Far too often, these young people are told what to do and what to learn and when and how. If learning needs to become the daily bread of the 21st century human, it has to be desired — otherwise it will be called Forced Learning, much like Forced Labor. And “Forced Learning” is not what will make the lifelong educational experience more enticing and more anchored in habits and behaviors.
Listening to the youth
We reached out to 12 ambassadors from 7 countries spread across 4 continents, sharing questions on social media and gathering data from all over the world.
Within 2 weeks, we have received an overwhelming 16,788 interactions, and then processed the data, taking into account both what young people feel they need and what they want to learn.
We ended up with 5 topics (in no specific order):
- Public Speaking: the ability to communicate in public and master verbal and non-verbal communication skills. Mastering it helps to share clearly and powerfully messages that matter. And communication is a key 21st century skill.
- Creativity: the ability to think differently, to create and produce, to connect the dots and go beyond the previously explored associations. This 3rd most important soft skill for 2020 (according to the World Economic Forum) is a key driver of innovation in a world that is constantly challenging us.
- Sleep Management: the ability to balance your life and responsibilities and still be able to take care of your physical health and sleep. It’s very important when we have so much to do, so many tempting distractions and so little time!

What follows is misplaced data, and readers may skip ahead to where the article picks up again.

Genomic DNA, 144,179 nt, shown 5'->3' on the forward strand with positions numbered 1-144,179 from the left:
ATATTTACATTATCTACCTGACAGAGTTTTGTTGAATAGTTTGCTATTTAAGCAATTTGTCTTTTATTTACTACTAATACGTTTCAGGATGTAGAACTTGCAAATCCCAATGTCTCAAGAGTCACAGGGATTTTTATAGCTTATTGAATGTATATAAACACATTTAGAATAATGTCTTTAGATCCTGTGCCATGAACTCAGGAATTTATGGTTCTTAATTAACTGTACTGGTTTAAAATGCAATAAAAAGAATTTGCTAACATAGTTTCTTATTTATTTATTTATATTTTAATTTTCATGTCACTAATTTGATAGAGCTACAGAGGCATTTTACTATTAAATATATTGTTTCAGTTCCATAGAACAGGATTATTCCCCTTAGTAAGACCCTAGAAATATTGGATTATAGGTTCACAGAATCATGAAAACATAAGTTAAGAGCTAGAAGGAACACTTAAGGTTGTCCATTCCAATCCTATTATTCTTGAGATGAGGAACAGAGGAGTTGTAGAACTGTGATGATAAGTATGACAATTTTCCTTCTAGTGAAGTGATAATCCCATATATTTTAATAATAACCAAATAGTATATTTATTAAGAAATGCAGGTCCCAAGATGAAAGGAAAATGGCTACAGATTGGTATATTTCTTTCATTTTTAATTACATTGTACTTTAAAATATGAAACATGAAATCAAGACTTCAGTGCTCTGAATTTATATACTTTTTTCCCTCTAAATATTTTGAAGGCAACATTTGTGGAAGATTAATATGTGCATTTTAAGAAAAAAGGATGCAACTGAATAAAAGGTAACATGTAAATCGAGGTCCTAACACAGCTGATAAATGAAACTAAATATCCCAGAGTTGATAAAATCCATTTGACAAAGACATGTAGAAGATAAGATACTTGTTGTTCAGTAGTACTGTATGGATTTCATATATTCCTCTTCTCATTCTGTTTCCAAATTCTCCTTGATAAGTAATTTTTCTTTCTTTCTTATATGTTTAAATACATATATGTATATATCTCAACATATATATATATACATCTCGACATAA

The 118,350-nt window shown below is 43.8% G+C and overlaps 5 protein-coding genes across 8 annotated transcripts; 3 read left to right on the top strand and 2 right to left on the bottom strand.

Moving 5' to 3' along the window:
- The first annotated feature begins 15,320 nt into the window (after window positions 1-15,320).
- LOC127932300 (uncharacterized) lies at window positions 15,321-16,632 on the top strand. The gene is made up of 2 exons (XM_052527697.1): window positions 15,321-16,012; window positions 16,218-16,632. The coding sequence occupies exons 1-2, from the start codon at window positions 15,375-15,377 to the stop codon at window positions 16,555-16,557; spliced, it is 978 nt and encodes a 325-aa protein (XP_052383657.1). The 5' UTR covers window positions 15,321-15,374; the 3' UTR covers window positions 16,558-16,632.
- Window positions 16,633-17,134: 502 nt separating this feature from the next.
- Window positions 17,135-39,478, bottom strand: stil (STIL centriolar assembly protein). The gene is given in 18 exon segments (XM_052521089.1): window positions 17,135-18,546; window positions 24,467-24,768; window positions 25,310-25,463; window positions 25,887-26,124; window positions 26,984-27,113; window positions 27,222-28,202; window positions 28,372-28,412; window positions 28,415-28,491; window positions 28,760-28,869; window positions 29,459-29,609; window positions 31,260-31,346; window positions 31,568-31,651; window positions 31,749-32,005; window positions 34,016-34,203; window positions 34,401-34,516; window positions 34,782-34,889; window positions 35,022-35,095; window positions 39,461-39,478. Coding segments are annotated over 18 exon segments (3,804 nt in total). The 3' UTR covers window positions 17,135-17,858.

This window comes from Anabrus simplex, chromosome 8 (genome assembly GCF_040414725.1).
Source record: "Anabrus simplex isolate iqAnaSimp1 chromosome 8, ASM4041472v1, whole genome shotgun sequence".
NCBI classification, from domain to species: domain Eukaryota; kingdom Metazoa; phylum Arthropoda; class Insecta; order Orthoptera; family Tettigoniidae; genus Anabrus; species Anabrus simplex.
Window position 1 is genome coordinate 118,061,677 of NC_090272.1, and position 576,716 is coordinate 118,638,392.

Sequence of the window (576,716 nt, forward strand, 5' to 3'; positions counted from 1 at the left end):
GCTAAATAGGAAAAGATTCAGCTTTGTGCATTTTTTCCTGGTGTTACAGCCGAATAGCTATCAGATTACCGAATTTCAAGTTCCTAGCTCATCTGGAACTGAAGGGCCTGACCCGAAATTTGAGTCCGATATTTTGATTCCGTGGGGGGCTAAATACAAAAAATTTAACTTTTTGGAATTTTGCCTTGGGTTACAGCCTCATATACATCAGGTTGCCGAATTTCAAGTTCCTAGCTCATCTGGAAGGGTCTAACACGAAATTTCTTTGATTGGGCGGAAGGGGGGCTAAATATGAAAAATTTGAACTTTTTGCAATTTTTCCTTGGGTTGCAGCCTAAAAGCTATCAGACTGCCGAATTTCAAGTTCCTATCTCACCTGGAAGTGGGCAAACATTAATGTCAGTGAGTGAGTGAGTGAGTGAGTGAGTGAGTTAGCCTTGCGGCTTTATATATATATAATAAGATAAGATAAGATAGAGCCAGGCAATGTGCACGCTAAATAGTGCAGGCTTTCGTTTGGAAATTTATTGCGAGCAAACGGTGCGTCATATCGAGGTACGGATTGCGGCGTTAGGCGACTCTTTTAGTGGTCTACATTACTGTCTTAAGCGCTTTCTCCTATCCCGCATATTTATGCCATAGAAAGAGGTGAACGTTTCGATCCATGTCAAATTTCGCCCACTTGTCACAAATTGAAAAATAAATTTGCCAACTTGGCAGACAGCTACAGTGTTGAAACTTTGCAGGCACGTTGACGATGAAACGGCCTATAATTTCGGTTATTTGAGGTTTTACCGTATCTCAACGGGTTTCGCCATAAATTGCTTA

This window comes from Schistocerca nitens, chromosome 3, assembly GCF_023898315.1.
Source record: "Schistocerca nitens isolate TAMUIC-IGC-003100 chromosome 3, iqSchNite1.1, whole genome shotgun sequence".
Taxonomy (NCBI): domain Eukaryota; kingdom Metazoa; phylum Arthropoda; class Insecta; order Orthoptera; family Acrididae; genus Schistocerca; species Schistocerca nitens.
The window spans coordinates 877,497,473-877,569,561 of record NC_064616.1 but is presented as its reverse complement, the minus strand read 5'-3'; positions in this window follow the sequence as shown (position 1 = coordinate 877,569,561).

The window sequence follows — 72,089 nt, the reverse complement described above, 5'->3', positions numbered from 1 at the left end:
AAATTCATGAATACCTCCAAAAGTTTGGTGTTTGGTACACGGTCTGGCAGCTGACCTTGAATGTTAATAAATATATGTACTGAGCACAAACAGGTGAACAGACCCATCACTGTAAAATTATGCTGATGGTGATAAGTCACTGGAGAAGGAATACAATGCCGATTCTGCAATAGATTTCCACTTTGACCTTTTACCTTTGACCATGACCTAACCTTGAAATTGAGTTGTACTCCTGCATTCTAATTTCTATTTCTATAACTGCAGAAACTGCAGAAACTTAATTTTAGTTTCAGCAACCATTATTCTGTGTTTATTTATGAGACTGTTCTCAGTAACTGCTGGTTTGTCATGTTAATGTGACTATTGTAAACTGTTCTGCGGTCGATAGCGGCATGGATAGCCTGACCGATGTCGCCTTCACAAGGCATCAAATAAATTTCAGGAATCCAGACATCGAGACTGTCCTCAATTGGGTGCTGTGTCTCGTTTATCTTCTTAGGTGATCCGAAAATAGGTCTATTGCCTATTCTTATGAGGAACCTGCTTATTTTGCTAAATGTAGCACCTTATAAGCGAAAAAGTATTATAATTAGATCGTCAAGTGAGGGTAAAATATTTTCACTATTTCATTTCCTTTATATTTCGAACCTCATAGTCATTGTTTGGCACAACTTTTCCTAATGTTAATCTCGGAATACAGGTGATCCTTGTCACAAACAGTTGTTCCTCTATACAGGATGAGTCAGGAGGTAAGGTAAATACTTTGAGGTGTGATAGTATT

- Self-Awareness: the ability to understand yourself and manage your thoughts and emotions. It is highly valued when there’s so much noise around us and we just need to find alignment with who we are and what matters to us.
- Self-Discipline: the ability to own and manage thoughts, feelings and actions to drive more focus, more commitment and more grit. When motivation has its ups and downs and the challenges around us become overwhelming, a certain amount of self-discipline can get a lot done.
What will happen next?
As of now and until the end of the year 2020, we will explore each topic through the lens of related skills, based on reports, studies and research in the field. Each topic will become the main theme of an online test that young people can take to understand what specific areas need some upskilling. Their result will customize a road-map for them that will allow them to take easy but efficient and practical steps every day, over the course of 1–2 months, to hone their skillset and continuously improve throughout the year.
If you want to be the first to receive the news when we launch the next online learning experience, visit us here.
This work would have been impossible without the dedicated efforts of the Team and Ambassadors who made this happen: Lucy Tabakian who is coordinating this project, as well as Alice Kanji, Carine Tashjian, Elika Chalhoub, Goto Cooper, Ingrid Ghanem, Jackline Ciku, Kosta Stojkovic, Mirage Joueid Quraan, Perla Kattar, Priscilla Kini, Reynaldo Garcia & a 12th person who wish to remain anonymous.